Hamilton Comes Alive!
“Television documentaries about American history in the post Ken Burns-age have a certain predictability,” writes Christopher Smith in the Los Angeles Times. But not Rediscovering Alexander Hamilton, a contemporary look at one of the most influential Founding Fathers, which aired on PBS April 11. Smith praised director-producer Michael Pack’s film as “an energetic reworking of the form…history with a high-octane kick.”
Hosted and narrated by popular historian Richard Brookhiser, Rediscovering Alexander Hamilton reveals its subject’s surprising relevance to the nation today. As Ryan L. Cole writes in City Journal, the legacy of the man who designed America’s financial system has been unjustly overshadowed by that of arch-rival Thomas Jefferson.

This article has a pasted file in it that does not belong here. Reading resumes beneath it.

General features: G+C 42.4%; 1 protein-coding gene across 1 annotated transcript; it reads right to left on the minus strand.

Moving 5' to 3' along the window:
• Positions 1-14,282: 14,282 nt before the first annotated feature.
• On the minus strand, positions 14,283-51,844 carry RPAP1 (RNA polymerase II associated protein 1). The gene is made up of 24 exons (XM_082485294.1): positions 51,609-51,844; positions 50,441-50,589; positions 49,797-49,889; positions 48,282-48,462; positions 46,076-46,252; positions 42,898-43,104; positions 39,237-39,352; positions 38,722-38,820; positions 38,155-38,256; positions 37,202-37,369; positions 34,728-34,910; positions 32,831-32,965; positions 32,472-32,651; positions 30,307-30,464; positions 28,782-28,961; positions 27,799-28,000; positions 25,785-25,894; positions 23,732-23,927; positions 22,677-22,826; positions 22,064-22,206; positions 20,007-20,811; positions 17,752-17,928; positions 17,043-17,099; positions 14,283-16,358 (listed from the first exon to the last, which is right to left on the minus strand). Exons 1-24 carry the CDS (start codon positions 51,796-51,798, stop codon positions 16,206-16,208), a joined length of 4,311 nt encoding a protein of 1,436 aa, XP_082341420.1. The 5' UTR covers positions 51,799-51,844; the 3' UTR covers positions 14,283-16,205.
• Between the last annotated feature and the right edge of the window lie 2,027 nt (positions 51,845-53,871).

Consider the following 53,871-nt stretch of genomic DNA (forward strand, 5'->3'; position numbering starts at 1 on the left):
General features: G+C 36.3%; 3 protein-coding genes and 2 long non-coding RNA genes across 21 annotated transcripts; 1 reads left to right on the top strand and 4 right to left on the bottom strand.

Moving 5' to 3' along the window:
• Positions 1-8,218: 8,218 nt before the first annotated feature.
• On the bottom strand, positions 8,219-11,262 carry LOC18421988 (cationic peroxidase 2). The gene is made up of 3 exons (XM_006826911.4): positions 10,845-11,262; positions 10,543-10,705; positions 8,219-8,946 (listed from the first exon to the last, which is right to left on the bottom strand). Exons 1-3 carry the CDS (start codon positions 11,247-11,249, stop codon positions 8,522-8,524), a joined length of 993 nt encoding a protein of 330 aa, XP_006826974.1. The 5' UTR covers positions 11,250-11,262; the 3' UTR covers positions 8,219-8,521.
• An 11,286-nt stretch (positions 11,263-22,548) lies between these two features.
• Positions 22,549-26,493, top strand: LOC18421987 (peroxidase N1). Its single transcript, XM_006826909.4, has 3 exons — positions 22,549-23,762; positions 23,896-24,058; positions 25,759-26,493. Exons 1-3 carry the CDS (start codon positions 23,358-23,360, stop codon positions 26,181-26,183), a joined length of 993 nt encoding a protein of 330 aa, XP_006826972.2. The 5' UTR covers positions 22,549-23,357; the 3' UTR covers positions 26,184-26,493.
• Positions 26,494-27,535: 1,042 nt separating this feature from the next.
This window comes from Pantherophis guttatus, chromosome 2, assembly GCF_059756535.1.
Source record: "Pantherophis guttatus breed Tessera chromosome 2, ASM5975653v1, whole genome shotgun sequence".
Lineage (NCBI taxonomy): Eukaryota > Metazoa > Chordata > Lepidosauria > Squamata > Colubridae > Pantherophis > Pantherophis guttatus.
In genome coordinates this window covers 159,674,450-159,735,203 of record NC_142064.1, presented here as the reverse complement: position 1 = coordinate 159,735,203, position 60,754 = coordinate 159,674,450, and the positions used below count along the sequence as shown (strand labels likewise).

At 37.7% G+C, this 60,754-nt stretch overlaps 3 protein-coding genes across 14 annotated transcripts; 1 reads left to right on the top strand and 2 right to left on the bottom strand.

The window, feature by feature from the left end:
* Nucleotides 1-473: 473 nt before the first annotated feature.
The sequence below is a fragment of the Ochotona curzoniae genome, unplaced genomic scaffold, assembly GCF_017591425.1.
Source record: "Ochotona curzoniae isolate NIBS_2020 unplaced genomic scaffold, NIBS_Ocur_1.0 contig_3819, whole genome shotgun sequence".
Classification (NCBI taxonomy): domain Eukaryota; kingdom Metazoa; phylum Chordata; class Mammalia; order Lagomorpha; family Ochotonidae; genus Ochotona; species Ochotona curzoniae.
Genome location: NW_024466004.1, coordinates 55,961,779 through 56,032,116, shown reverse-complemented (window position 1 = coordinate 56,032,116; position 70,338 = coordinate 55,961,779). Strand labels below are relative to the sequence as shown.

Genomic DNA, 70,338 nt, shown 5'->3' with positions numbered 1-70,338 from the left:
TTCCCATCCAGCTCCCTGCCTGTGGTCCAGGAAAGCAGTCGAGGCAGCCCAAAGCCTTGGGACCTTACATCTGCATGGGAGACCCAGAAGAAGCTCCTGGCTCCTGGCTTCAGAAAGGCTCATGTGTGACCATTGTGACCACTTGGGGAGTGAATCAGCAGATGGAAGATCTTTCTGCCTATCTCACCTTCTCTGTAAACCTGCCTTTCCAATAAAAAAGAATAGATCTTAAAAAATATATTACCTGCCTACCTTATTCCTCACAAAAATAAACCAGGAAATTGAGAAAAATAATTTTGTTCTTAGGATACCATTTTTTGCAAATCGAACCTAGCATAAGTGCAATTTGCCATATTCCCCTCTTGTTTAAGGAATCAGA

“But as Rediscovering Alexander Hamilton makes clear,” says Cole, “it is not Jefferson’s agrarian fantasy but Hamilton’s vision—an economic power dotted with vibrant cities, underpinned by a financial system that rewards risk and provides unlimited opportunities to those willing to pursue them—that resembles modern-day America.
The Hamilton documentary, which will be re-broadcast in local PBS markets nationwide, was partially funded by a grant from the John Templeton Foundation.